OWINGS MILLS, Md. — Ed Dickson has done the scouting reports. He's pored over the film. He's compared 40-yard dash times, and he's sized up the competition each Sunday.
Forget the former Oregon standout's unimpressive numbers this season. In Dickson's mind, he's a top-five NFL tight end.
"Without a doubt, I'm up there," Dickson said from the Baltimore Ravens' training facility last week. "I'm a starter in this league, here or anywhere I think."
A disappointing campaign filled with injury and demotion can hardly shake the third-year Raven's supreme confidence. As Dickson prepares for his first Super Bowl on Sunday, he believes — in fact, he knows — he can deliver a dominant performance on his sport's grandest stage. It's just a matter of staying healthy and getting the opportunities, he reasons.
The assessment comes as no surprise to those who know him. Dickson, after all, is the same player who announced during training camp his intentions to eclipse the 17 receiving touchdowns New England's Rob Gronkowski recorded last season — the NFL single-season record for a tight end.
"I can beat pretty much whoever lines up across from me," said Dickson, who holds the Ducks' tight end records for catches and receiving yards. "Whether it's physical-wise or in the pass game, catching the ball or whatever I'm doing, I can beat him."
So then why does Dickson barely figure into the Ravens' offensive game plan this season? The 25-year-old ranks sixth on the team in receptions (21) and receiving yards (225), and has yet to reach the end zone through 16 games. Those numbers are a far cry from the five touchdowns, 54 catches and 528 yards he totaled during his second season.
The truth is, Dickson's year has been plagued since the start of preseason. He landed awkwardly on a touchdown reception during the Ravens' Aug. 9 exhibition win over Atlanta, suffering a right shoulder sprain that sidelined him for the team's remaining three preseason games.
When Dickson returned for a season-opening rout of Cincinnati, fellow tight end Dennis Pitta hauled in 51 more yards on three more catches than Dickson. A few days later, a reporter informed Dickson that Pitta had leapfrogged him on the depth chart. His 19-game run as the starter would be snapped, making way for the player the Ravens selected 43 picks after him in the 2010 NFL draft.
The demotion played out on the field. While Pitta emerged as one of quarterback Joe Flacco's favorite targets, Dickson spent most of his limited playing time blocking.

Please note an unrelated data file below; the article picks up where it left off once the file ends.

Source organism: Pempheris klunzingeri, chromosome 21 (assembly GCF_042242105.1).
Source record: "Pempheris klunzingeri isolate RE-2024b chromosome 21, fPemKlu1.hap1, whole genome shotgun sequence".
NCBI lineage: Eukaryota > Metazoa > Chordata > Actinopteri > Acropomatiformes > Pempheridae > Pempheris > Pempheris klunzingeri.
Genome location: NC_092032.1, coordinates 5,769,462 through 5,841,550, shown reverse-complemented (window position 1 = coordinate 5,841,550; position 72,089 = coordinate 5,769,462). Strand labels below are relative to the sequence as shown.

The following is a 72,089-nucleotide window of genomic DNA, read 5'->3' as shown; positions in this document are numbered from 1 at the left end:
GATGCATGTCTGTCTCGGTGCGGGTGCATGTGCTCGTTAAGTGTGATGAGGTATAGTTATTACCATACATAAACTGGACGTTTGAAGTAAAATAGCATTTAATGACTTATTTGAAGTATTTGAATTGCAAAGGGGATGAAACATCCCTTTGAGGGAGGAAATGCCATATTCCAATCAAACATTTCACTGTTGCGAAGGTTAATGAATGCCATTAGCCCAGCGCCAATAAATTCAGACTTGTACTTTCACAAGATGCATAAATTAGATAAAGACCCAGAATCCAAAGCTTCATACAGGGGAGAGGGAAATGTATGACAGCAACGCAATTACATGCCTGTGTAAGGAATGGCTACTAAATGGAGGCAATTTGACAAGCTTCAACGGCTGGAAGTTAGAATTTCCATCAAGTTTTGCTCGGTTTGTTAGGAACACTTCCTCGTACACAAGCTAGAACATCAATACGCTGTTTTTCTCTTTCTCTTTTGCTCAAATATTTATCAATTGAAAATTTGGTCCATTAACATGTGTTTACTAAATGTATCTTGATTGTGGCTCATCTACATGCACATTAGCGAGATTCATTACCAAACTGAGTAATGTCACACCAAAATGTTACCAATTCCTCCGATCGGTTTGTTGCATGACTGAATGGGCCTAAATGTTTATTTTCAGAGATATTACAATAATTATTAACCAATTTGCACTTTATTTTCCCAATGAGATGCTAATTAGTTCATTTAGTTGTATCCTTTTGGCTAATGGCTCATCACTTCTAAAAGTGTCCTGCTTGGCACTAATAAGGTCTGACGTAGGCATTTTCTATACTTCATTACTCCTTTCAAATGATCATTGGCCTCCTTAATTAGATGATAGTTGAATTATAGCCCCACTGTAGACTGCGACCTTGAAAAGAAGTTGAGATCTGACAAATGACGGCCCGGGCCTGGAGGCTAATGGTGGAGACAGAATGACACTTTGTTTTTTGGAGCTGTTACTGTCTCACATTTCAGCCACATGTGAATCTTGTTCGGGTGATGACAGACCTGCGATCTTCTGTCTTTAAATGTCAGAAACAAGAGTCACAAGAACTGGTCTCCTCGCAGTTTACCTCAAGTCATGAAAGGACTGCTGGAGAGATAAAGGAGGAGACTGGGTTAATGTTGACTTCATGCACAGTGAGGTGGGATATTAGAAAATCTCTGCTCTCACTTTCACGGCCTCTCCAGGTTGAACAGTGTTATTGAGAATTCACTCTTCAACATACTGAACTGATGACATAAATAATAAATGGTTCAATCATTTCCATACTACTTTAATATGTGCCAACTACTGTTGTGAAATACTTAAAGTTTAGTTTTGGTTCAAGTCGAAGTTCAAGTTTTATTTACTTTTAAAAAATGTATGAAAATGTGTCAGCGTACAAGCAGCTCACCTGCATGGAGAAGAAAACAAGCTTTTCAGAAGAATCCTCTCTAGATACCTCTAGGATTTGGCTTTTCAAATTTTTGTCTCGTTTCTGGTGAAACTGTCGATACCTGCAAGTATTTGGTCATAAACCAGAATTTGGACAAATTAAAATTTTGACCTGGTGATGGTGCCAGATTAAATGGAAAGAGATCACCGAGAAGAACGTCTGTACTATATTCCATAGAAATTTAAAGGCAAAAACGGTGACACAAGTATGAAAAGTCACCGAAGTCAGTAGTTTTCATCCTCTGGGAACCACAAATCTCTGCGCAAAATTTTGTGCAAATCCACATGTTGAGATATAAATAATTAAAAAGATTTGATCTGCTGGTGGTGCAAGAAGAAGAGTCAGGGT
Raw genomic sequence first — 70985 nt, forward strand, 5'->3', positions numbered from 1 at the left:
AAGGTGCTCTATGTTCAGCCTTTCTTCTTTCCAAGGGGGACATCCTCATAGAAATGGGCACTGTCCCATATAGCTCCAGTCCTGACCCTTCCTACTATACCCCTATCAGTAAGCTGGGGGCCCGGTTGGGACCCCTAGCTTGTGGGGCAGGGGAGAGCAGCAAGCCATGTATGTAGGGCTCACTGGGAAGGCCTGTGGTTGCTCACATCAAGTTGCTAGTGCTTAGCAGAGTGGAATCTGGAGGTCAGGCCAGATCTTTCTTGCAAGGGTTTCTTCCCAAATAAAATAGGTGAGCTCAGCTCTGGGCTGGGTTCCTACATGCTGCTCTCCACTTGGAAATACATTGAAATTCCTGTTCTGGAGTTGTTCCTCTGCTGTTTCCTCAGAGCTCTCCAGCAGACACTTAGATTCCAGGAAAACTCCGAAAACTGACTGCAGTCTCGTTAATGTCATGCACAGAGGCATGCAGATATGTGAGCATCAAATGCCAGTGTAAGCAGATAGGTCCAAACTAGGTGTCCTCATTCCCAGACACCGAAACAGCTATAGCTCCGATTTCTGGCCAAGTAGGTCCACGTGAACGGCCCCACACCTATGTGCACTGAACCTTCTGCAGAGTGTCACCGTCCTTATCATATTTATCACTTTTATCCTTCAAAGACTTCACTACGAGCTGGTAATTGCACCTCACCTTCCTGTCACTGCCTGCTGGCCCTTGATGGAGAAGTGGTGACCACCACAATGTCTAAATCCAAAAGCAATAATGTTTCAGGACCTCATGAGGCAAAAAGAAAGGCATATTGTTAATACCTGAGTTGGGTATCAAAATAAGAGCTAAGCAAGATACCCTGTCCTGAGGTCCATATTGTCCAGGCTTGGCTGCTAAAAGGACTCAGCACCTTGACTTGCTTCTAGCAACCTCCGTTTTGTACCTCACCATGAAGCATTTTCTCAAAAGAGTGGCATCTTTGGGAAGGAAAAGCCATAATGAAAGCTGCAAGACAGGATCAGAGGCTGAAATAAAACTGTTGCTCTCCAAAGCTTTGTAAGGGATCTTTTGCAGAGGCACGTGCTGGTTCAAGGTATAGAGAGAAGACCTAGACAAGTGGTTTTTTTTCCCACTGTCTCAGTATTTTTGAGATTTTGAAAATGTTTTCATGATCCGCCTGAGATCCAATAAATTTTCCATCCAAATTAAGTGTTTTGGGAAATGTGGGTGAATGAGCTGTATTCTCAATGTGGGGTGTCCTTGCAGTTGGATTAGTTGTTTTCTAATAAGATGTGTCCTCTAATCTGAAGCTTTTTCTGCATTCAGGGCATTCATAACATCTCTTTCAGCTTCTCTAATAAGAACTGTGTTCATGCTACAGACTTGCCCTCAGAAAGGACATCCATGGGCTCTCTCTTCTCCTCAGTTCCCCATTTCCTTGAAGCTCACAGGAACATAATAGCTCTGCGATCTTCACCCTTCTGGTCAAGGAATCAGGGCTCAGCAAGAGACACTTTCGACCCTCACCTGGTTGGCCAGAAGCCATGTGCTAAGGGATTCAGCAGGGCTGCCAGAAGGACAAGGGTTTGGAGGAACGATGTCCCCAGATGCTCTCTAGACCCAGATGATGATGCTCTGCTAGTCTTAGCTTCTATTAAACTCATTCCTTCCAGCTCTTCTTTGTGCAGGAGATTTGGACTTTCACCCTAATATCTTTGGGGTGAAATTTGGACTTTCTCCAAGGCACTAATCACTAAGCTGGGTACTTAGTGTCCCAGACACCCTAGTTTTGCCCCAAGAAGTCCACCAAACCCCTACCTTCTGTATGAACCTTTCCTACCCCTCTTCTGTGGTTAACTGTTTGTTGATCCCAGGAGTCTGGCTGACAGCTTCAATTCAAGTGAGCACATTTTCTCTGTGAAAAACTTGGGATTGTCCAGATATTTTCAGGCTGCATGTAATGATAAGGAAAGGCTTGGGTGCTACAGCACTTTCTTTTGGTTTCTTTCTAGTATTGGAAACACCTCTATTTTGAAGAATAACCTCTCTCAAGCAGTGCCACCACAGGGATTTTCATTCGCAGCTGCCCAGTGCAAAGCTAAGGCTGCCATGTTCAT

And when Flacco did look for him in the passing game, Dickson struggled to find a rhythm. He nabbed just 10 of his first 20 passes this season, a completion percentage that ranked last among Ravens with more than two attempts. Each dropped pass weighed on him mentally, and he started feeling anxious when he saw the ball heading his direction.
A frustrated Dickson began staying late after practices with old college roommate Dennis Dixon, a quarterback on Baltimore's practice squad. They ran through the playbook, and Dixon quizzed his former prized target on that week's matchup.
The extra work seemed to help, as Dickson limited the drops and erupted for a 59-yard outing during a Nov. 11 win over Oakland. The showing included a 40-yard grab — easily his longest reception of 2012 — that set up a 1-yard touchdown run in the first quarter.
But success can be fleeting during a season that's been off-kilter from the outset. Two weeks later, Dickson suffered a sprained and bruised right knee in a victory at San Diego. He was forced to sit and watch while the Ravens dropped their next three games.
Dixon could notice something was amiss with his buddy during that recovery period. Dickson's body language was off. He was dropping his head and moping around the Ravens' training facility.
"I had to pick him up," Dixon said. "I just let him know, you know, your teammates support you. Just make sure you're working your butt off day in and day out so you can get back on the field."
Dickson's individual contributions have varied since returning to the lineup in late December. There was the Dec. 30 loss at Cincinnati in which he notched season highs in catches (six) and receiving yards (64). And there were the forgettable ones — the one-catch outing against Indianapolis in an AFC wild-card game, the no-catch showing against the Patriots in the AFC Championship.
But Dickson had a pivotal realization shortly following that 28-13 victory at Gillette Stadium. After the initial shock of making the Super Bowl wore off, Dickson sent out a host of texts and phone calls. He wanted to thank everyone who had supported him through the years, the family members and coaches who made sure he did his homework and showed up to practices on time.
Somewhere in the midst of those messages and conversations, Dickson started feeling nostalgic. He reflected on his days growing up in Inglewood, Calif., a time when football felt new and exciting. He remembered playing in his neighborhood park, joking around with friends that he would one day catch the game-winning touchdown in the Super Bowl.
Then it dawned on him: He may have that opportunity. And who knows? That chance may never have arrived had he enjoyed a milestone statistical season this year.
"Sure, I want to have more catches or something like that, but things happen for a reason," Dickson said. "God does things for a reason. Maybe I wasn't meant to have a big year for us to go to the Super Bowl."
So in the days leading up to the biggest game of his life, Dickson isn't fretting over touchdown records or top-five rankings. He's focused on perfecting his technique and learning his opponent. Anything to become a multidimensional player and a quality teammate.
"I can see a dramatic change," Dixon said. "He's pretty much even-keel, making sure he takes care of his body so when the time does come, he's ready to perform."
Said Ravens coach John Harbaugh: "He's really (become) kind of a complete tight end for us."